Gary Anderson

Gary Anderson

Educational value needs serious rebranding. Every time I encounter the subject of education it is invariably connected with the economy, how it is a vital economic engine providing trained human resources for business’ employment. That engine, however, is also extremely expensive. While public schooling is bottom-lined to no end, institutions of higher learning remain largely unaccountable. Potential earning power drives a rising educational debt crippling much of American life as many a strapped student continues eying that prize, unconcerned with how educationally shortchanged they really are.

Supposedly, formal education provides higher lifetime earnings. Higher earnings expand the economy, and an educated workforce is essential to how our national economy now functions. The entire discussion is all about the value of an education based on its ability to create material wealth.

That such an approach to learning might not best serve the individual or society, or the world beyond, is rarely voiced.

“Creating A Technological Buzz,” “Are Our Young People Ready?,” “Teachers Are A Bargain,” “Politics More Partisan Than Ever,” “ War Rages”. Such headlines should beg one’s attention towards connecting the dots, even if educational policy itself displays an entrenched disconnect.

Communities struggle to afford even the low tech education provided in the past. Teacher salaries are continually debated while technological “necessities” are green lighted as language programs, the arts, and humanities are pared down or eliminated. Society reels under an economic uncertainty where success has become a dicey prospect for those that risk investment in obtaining an education against all odds that it will lead to assumed financial achievement. Even for those that manage professional placement, many live out a life feeling underachieved in far more fundamental ways.

Physical and mental health, spirituality, social contracting and responsibility, simple joyfulness and the peace of self realization are discovered largely by extraeducational means beyond rote instruction, constant competition and the dubious self reflection of standardized testing.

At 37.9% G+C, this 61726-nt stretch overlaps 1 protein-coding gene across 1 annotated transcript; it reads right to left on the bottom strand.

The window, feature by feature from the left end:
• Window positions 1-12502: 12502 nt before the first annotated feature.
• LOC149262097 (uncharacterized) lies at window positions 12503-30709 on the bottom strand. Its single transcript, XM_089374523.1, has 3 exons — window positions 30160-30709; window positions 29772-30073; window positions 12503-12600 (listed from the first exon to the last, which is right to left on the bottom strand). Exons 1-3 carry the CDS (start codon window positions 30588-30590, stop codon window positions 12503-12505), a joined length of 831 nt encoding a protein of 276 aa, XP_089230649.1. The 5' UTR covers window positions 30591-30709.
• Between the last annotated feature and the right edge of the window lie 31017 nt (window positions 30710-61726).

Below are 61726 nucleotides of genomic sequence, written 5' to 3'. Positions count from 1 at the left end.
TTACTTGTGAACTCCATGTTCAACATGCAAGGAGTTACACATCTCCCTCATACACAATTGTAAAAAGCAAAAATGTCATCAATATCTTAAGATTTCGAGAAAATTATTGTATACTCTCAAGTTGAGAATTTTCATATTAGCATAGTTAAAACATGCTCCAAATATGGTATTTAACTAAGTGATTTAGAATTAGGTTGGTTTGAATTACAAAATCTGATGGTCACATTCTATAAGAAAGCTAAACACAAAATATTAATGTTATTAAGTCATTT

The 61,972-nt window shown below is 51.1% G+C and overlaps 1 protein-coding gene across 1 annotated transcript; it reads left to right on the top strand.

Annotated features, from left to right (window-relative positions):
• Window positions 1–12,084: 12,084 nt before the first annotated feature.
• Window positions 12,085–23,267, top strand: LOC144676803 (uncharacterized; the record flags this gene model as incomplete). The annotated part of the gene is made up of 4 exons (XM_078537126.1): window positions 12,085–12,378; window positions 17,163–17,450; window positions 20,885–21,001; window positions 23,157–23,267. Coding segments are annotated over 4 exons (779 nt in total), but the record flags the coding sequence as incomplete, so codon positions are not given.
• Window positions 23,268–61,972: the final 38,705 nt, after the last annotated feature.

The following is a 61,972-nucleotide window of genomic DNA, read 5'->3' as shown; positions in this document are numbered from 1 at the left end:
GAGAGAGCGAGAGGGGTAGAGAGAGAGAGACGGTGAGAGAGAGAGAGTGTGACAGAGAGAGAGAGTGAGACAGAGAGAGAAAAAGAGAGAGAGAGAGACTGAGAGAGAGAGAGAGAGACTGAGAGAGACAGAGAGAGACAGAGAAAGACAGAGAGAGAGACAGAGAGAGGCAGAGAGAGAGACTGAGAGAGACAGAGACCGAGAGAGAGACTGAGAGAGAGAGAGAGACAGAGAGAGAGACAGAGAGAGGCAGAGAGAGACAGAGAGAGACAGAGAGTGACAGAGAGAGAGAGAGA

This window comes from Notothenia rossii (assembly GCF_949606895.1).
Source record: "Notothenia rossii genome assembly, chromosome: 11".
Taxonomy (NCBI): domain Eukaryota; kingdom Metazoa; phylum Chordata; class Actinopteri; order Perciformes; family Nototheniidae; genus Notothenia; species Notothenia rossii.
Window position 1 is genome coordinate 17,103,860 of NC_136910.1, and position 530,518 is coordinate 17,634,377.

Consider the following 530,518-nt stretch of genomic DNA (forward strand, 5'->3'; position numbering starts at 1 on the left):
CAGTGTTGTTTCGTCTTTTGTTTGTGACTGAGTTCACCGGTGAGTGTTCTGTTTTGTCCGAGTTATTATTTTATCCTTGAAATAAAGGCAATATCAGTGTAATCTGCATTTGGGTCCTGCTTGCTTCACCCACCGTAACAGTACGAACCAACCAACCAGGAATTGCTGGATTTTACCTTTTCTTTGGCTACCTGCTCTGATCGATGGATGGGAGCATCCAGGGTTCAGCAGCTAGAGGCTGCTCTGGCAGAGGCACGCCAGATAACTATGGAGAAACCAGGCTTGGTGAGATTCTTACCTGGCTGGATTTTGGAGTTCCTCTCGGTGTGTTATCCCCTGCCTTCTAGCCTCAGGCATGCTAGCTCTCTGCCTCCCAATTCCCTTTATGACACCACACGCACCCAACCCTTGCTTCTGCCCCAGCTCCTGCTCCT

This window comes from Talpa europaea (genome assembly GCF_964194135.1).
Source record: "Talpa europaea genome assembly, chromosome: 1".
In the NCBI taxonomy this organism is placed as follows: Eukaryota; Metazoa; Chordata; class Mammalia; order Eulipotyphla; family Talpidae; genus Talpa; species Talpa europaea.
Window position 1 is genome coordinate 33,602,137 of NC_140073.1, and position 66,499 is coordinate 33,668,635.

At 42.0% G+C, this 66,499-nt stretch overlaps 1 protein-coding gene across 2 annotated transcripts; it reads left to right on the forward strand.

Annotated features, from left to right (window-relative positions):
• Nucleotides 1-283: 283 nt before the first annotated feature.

Robert Fulghum posited: “All I Really Need To Know I Learned In Kindergarten.” Google it. I came across it somewhere along in life, likely in a medical office magazine rack. Fortunately, I had an earlier education rooted heavily in the first two of the three Rs, and Sunday schooling. Back then, nobody knew the great value of a weighted STEM curriculum. Educators thought that most students weren’t going on to college or a sciencetechnology engineering-math based profession, and therefore attempted to instill a learning of history, enlightened thought, something called “social studies,” and an appreciation for the arts and language. Maybe that had something to do with the sizable societal rebellion of anti-establishment leaning graduating classes in the late-’60s-early-’70s. Maybe, it was from reading Jonathan Livingston Seagull by lava lamp light.

Who, back then, would ever envision an America where one could legally get Rockie Mountain High before dining out at a Vietnamese noodle bar?

Back then, education’s directive seemed to be to provide for a well rounded citizenry that could participate in a democratic process and a free economy, as fully as they might, interested in that process and confident that their part in all that would be an investment they could take to the bank.

Vocational-tech was once broadly stigmatized as an educational Plan B, but there are probably many degree holders that now wish they had professional knowledge of plumbing or auto mechanics. All education is valuable, and all honest work is to be respected. Still, this new mantra of tech driven economic salvation as an educational paradigm is sowing the seeds of a very unnourishing cultural harvest.

Once isolated “ivory towers,” many universities have now become economic “hubs,” acting as businesses and following a corporate model that rewards exalting the bottom line over the importance of human resources. Rather than safeguarding and championing academic discourse, they’ve become beholden to, and instructed by, corporate benefactors while treating degrees as commodities. What troubles me is that, as our educational institutions proceed along this path, our educators remain publicly silent. Harvard’s most touted alumnus is Facebook’s Mark Zuckerberg, and he never even completed his sophomore year, so complete was his education by all current standards. In his junior year, Bill Gates also dropped out of Harvard. Steve Jobs never even completed his freshman year, so Reed College definitely rules over Harvard in academically dressing for success.

Religion, culture and language are the most divisive forces in today’s world, even more so than competition for materialistic ends. A society disinterested in bridging that divide continues at great peril. A democracy populated by fewer participants, ignorant of its basic workings and ill prepared to weigh real choices, is similarly at risk. The real bottom line is that education valued only as a means towards vocational success is really an affront to education’s core. Learning, as an ongoing way of life, is education’s principal purpose. It is all about a life of the mind which brings us together by questioning all that strives to conquer us by division. When was the last time you heard that argument for obtaining a degree?

———

Gary Anderson lives in Bath.


Comments are not available on this story.